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Projects / Programmes source: ARIS

Influence of planar surfaces on dynamic properties of liquid crystals

Research activity

Code Science Field Subfield
1.02.01  Natural sciences and mathematics  Physics  Physics of condesed matter 

Code Science Field
P002  Natural sciences and mathematics  Physics 
P190  Natural sciences and mathematics  Mathematical and general theoretical physics, classical mechanics, quantum mechanics, relativity, gravitation, statistical physics, thermodynamics 
P260  Natural sciences and mathematics  Condensed matter: electronic structure, electrical, magnetic and optical properties, supraconductors, magnetic resonance, relaxation, spectroscopy 
Keywords
liquid crystals, dynamics, omejene geometries, surface interaction
Evaluation (rules)
source: COBISS
Researchers (5)
no. Code Name and surname Research area Role Period No. of publicationsNo. of publications
1.  19165  PhD Marjetka Conradi  Physics  Researcher  2004  164 
2.  21815  PhD Robert Repnik  Physics  Researcher  2002 - 2004  497 
3.  13366  PhD Barbara Rovšek  Physics  Head  2002 - 2004  247 
4.  13355  PhD Nataša Vaupotič  Physics  Researcher  2002 - 2004  286 
5.  18275  PhD Mojca Vilfan  Physics  Researcher  2002 - 2004  160 
Organisations (2)
no. Code Research organisation City Registration number No. of publicationsNo. of publications
1.  0106  Jožef Stefan Institute  Ljubljana  5051606000  91,855 
2.  0589  University of Maribor, Faculty of Education  Maribor  5089638013  14,988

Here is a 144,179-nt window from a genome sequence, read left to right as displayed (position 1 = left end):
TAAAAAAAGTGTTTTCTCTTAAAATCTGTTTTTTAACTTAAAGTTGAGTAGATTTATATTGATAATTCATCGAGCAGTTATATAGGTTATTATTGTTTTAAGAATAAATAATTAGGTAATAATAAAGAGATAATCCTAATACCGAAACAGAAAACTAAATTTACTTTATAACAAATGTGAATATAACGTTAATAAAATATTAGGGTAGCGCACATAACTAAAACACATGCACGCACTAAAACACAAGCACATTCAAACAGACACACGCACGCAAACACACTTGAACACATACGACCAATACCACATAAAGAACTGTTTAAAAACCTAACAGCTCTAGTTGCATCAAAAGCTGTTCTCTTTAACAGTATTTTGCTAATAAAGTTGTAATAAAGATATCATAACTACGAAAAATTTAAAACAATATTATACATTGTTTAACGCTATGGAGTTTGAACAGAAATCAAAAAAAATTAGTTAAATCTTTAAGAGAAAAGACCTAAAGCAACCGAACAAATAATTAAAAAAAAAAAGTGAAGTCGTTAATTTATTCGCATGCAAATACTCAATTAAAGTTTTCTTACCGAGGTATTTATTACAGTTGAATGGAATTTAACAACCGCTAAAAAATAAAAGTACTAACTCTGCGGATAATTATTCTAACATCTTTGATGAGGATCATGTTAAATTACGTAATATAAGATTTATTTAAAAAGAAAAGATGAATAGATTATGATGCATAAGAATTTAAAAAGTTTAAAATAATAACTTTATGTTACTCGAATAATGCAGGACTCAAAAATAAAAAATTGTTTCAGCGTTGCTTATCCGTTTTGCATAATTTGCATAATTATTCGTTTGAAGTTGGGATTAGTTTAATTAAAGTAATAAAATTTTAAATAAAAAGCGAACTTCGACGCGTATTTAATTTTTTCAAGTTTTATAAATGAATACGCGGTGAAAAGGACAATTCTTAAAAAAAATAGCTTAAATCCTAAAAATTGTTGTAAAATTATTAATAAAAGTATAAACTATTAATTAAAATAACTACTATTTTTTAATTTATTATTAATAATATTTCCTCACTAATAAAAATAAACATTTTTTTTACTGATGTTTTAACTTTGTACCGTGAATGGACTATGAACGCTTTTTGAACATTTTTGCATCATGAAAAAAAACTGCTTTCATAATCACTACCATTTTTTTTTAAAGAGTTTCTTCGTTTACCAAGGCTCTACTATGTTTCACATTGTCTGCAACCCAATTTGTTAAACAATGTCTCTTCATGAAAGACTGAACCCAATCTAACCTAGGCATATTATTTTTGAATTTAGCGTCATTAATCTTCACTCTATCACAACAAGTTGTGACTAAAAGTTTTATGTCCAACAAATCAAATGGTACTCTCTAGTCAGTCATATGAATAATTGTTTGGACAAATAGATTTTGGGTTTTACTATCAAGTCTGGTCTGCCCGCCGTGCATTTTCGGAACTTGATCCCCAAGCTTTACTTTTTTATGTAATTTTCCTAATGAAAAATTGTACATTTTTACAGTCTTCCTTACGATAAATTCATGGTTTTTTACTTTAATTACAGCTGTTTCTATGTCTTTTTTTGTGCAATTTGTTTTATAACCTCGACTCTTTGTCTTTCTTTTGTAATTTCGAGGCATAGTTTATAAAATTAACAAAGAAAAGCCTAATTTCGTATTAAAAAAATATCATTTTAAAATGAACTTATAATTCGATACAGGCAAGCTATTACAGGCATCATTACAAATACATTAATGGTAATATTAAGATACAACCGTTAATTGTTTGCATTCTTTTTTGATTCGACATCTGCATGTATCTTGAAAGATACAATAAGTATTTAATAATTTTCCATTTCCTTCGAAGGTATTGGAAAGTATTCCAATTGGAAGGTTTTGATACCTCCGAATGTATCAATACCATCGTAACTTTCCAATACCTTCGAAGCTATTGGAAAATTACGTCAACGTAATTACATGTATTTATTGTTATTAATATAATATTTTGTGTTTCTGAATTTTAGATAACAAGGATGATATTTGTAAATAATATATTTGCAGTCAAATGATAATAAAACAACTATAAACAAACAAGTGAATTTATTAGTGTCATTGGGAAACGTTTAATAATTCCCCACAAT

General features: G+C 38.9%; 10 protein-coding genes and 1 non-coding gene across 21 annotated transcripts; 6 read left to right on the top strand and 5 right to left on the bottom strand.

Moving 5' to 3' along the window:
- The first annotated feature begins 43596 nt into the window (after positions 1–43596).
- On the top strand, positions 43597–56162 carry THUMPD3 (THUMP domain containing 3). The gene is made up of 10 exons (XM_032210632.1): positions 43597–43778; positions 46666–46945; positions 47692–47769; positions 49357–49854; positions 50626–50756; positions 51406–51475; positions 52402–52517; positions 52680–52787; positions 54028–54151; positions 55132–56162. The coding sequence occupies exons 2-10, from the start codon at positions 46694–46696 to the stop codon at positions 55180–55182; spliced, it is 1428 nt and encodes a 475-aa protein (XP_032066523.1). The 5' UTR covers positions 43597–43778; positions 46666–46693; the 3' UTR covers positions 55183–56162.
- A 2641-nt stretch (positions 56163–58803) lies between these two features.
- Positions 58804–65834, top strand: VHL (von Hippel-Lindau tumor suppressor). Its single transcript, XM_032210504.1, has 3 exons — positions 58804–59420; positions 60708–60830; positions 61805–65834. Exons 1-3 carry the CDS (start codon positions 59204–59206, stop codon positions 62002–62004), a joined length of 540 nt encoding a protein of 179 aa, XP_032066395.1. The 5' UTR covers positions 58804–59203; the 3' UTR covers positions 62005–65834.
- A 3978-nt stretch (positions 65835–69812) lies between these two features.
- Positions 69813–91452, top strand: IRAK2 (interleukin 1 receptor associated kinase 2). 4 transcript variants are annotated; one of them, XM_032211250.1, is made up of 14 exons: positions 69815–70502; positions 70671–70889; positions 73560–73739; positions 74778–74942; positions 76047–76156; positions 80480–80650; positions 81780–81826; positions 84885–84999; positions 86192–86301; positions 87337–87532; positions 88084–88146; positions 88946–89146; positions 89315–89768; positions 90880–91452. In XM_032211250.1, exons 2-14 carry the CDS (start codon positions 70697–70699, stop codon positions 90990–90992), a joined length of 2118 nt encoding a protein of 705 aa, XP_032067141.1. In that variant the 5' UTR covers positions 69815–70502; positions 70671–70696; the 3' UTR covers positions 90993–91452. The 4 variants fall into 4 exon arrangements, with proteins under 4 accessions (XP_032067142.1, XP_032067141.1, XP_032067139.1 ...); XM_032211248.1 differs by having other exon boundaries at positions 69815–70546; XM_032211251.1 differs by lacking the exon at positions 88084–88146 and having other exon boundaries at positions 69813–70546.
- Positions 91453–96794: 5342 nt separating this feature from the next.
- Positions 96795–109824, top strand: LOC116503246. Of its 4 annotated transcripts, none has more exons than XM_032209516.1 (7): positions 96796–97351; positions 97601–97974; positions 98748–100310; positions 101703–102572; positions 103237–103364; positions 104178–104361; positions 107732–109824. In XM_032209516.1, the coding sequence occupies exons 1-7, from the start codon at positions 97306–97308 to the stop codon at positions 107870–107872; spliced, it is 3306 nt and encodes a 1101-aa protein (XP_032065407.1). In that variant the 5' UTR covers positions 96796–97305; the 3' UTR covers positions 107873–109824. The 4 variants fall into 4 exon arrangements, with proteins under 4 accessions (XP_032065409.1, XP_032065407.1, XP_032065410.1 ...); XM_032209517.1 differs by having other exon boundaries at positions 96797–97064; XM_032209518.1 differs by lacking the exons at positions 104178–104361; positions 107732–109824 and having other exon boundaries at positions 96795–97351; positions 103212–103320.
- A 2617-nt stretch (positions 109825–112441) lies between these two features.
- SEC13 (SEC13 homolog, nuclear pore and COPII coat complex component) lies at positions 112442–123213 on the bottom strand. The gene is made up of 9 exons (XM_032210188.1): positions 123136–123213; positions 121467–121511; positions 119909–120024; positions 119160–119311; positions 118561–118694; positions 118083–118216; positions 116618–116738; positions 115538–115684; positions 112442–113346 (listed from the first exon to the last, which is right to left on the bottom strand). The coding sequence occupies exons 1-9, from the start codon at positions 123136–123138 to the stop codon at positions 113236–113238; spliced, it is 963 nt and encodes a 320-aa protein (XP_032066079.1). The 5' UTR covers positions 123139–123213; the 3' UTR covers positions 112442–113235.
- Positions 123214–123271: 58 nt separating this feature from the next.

Abstract
In this work we propose to study the influence of planar surfaces on dynamic processes in liquid crystal. Part of the research will include freestanding films formed by smectic liquid crystals and the analysis of dynamics in this systems, where the dynamic processes are determined by the surface anchoring of the liquid crystal molecules on the liquid crystal-air boundary. We will investigate the importance of intermolecular interactions and the influence of a given surface on the liquid crystalline structure. A novel optical method that enables us to measure the liquid crystal anchoring coefficients at solid polymer surfaces will be used. The alignment abilities of standard substrates and recently discovered aligning photopolymers, self-assembling monolayers and polymeric liquid crystals will be compared. From these results we will deduce the influence of interaction between liquid crystal molecules and the aligning substrate on the experimentally observable parameters that are relevant for the use of liquid crystals in the display industry.
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